TEXTILE MACHINERY CORPORATION LIMITED Vs. ITS WORKMEN
SUPREME COURT OF INDIA (FROM: CALCUTTA)
TEXTILE MACHINERY CORPORATION LIMITED
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Gajendragadkar, J. -
(1.)This appeal by special leave arises from an industrial dispute between the Textile Machinery - corporation Ltd., (hereinafter called the appellant) and its workmen (hereinafter called the respondents). It appears that the respondents made certain demands regarding the payment of Puja Bonus in 1955. On 14-10-1955, an agreement was reached between the parties that the said demands should be referred for adjudication to the Industrial Tribunal. It was also agreed that certain sum should be advanced towards the Puja Bonus by the appellant to the respondents to obviate the hardship to the respondents on the occasion of Puja. Accordingly a sum of Rs. 35 that is equivalent to 17 days' average basic wages was paid to each of the workers to be treated as advance against the Puja Bonus. Thereafter, on 21-3-1956, the Government of West Bengal made the present reference for adjudication to the Second Industrial Tribunal. The reference was in regard to the respondents' claim for bonus for the year 1955. The tribunal has awarded to the respondents two months' basis wages by way of bonus for the relevant year and it is this award of bonus that has given rise to the present appeal. This award is in addition to the Puja Bonus which has been paid by the appellant to the respondents.
(2.)In determining the amount of bonus awardable to the respondents the tribunal has purported to apply the Full Bench formula. It is, however, urged before us by the learned Solicitor-General on behalf of the appellant that in working out the Full Bench formula the tribunal has erred in not considering the material and relevant evidence led by the appellant in respect of its claim for rehabilitation and replacement charges. It is also argued that the tribunal was wrong in not allowing 4 per cent interest as a prior charge on the whole of the reserve fund as claimed by the appellant. Similarly the tribunal was in error, it is said, in adding back to the profits an item of Rs. 2.50 lakhs which had been donated by the appellant as well as an item of Rs. 2.35 lakhs which has been reserved by the appellant in respect of disputed claims. It will be convenient to deal with the latter argument first.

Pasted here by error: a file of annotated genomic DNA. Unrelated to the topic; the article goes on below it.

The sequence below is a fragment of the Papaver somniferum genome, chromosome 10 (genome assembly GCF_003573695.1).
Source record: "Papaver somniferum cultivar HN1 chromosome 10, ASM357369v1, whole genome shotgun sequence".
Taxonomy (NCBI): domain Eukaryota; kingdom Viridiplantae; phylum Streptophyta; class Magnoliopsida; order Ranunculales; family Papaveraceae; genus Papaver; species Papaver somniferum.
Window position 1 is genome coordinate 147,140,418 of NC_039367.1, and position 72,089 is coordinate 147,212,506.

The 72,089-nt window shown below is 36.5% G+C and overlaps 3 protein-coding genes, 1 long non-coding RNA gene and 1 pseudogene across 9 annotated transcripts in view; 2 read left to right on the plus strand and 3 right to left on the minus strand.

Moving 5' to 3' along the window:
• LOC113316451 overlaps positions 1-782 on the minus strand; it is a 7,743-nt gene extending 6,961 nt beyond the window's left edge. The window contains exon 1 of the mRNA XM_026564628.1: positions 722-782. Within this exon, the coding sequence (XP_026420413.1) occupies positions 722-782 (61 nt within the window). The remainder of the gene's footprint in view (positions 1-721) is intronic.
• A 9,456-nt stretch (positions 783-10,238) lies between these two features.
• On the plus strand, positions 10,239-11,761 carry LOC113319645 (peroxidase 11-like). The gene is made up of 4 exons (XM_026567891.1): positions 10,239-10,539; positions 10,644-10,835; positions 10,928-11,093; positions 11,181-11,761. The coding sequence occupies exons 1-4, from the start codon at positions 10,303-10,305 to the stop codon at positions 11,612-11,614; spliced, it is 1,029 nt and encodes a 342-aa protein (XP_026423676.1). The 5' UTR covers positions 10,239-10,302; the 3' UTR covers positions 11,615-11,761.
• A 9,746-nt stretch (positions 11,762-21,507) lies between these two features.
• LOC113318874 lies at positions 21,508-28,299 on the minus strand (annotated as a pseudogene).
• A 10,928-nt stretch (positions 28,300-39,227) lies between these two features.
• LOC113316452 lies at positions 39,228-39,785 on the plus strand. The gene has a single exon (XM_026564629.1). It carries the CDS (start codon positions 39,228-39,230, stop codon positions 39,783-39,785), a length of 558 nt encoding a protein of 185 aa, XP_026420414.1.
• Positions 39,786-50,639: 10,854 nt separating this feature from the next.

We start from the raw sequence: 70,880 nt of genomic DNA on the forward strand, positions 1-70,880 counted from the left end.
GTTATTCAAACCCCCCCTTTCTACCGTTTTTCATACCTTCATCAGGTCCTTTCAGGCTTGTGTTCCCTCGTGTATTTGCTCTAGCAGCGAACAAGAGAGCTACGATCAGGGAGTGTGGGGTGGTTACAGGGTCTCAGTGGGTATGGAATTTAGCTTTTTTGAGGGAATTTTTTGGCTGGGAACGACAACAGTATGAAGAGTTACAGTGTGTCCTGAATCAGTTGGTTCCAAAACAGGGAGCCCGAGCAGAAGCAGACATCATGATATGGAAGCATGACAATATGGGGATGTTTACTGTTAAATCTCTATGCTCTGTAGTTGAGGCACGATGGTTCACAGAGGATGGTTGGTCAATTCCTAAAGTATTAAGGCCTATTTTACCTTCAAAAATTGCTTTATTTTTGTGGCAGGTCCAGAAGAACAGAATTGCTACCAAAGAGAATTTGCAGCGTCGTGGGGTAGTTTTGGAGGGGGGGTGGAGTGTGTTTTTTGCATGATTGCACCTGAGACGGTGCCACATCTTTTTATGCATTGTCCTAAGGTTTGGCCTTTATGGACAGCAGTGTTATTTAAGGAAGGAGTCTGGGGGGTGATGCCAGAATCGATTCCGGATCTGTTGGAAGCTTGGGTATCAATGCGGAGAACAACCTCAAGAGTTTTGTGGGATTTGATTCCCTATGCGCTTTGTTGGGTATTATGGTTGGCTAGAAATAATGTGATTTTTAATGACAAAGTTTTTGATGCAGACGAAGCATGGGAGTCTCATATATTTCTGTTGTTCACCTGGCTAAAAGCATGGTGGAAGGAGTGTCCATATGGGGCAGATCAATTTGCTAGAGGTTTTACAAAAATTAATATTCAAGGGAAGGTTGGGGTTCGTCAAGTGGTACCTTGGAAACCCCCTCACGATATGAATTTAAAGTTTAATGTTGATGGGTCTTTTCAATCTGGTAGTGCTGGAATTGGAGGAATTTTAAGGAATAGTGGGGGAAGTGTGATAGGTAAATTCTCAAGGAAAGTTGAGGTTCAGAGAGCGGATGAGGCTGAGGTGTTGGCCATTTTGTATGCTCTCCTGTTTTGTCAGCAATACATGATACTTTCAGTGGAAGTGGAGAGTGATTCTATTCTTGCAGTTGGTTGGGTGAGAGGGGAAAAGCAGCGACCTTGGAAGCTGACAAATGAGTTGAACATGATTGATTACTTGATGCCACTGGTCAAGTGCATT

(3.)In regard to the claim for interest of 4 per cent on the reserves on the ground that they had been used as working capital, the tribunal has found that there was no evidence to show that the said reserve had been either partly or wholly used as working capital during the relevant year. The appellant sought to rely on the balance-sheet in support of this claim but the tribunal took the view that the entries in the balance-sheet were of no assistance because the balance-sheet in question that is for the year 1955 was prepared and published in the month of August 1956 and so the tribunal held that it was obvious that the items in question were not and could not have been employed in the business for the year 1955. It is not disputed that some of the material items in the balance-sheet had been introduced for the first time and there was no corresponding every in the balance-sheet for the previous year, and so the finding of the tribunal that the subsequent balance-sheet cannot be used for the purpose of showing what, if any, amount of the reserve was utilised as working capital during the relevant year cannot be successfully challenged. Having found that there was no evidence to show that any part of the reserves had been used as working capital the tribunal has nevertheless purported to adopt what it calls the broad and sensible view of the matter and has in the end allowed to the appellant interest at the rate of 4 per cent on the amount of general reserves only which was Rs. 3,51,406 as on 31-12-1954. If the finding of the tribunal that no evidence had been adduced to show that any part of the reserve had been used as working capital is correct then the amount of interest allowed by it on the said amount of general reserves may strictly not be justified, but no complaint has been made against this part of the award by the respondents and so it is not necessary to pursue that matter any further.
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